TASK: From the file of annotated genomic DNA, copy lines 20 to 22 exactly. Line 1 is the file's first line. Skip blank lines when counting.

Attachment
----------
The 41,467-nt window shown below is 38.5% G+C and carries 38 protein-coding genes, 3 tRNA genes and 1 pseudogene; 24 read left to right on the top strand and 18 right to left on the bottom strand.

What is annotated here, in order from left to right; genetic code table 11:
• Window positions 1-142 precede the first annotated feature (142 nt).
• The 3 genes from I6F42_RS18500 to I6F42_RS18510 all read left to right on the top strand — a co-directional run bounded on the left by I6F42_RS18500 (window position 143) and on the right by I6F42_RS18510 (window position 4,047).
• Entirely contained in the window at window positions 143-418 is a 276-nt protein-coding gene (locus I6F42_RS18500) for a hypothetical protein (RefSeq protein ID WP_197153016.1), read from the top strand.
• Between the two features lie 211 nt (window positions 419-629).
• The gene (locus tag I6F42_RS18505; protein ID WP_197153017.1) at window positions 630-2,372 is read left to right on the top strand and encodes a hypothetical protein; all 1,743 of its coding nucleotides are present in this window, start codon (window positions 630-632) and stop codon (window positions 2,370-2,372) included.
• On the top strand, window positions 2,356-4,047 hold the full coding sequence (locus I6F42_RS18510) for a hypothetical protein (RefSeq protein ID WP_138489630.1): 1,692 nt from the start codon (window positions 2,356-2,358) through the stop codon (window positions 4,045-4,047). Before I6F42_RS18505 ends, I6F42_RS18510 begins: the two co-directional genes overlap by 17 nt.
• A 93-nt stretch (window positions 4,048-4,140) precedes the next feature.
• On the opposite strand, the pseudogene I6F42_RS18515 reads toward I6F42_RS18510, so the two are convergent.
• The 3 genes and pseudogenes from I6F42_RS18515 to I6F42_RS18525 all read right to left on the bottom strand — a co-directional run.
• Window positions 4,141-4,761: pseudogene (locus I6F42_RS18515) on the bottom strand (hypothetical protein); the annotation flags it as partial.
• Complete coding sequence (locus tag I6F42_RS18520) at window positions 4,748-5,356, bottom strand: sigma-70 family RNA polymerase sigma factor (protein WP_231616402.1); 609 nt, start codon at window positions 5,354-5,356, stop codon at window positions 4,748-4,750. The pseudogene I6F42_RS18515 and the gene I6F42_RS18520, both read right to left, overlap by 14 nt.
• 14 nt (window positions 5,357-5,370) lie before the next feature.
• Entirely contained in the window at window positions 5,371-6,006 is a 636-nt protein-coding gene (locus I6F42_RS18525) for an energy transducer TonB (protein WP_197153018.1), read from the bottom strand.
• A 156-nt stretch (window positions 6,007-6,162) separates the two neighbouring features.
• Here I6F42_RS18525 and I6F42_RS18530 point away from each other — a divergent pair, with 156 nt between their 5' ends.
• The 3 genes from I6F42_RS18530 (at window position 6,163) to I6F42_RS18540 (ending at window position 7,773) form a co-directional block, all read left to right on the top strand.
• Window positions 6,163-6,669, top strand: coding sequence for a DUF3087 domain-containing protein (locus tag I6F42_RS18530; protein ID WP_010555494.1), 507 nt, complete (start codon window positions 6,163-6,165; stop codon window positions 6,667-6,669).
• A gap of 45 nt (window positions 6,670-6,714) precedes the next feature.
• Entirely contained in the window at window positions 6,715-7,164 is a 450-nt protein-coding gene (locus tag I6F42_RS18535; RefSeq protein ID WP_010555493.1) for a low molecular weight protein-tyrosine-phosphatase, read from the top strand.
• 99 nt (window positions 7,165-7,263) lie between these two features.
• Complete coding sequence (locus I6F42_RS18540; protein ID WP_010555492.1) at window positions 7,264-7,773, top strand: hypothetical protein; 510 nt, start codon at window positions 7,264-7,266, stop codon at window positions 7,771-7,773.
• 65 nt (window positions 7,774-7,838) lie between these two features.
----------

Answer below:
• A gap of 45 nt (window positions 6,670-6,714) precedes the next feature.
• Entirely contained in the window at window positions 6,715-7,164 is a 450-nt protein-coding gene (locus tag I6F42_RS18535; RefSeq protein ID WP_010555493.1) for a low molecular weight protein-tyrosine-phosphatase, read from the top strand.
• 99 nt (window positions 7,165-7,263) lie between these two features.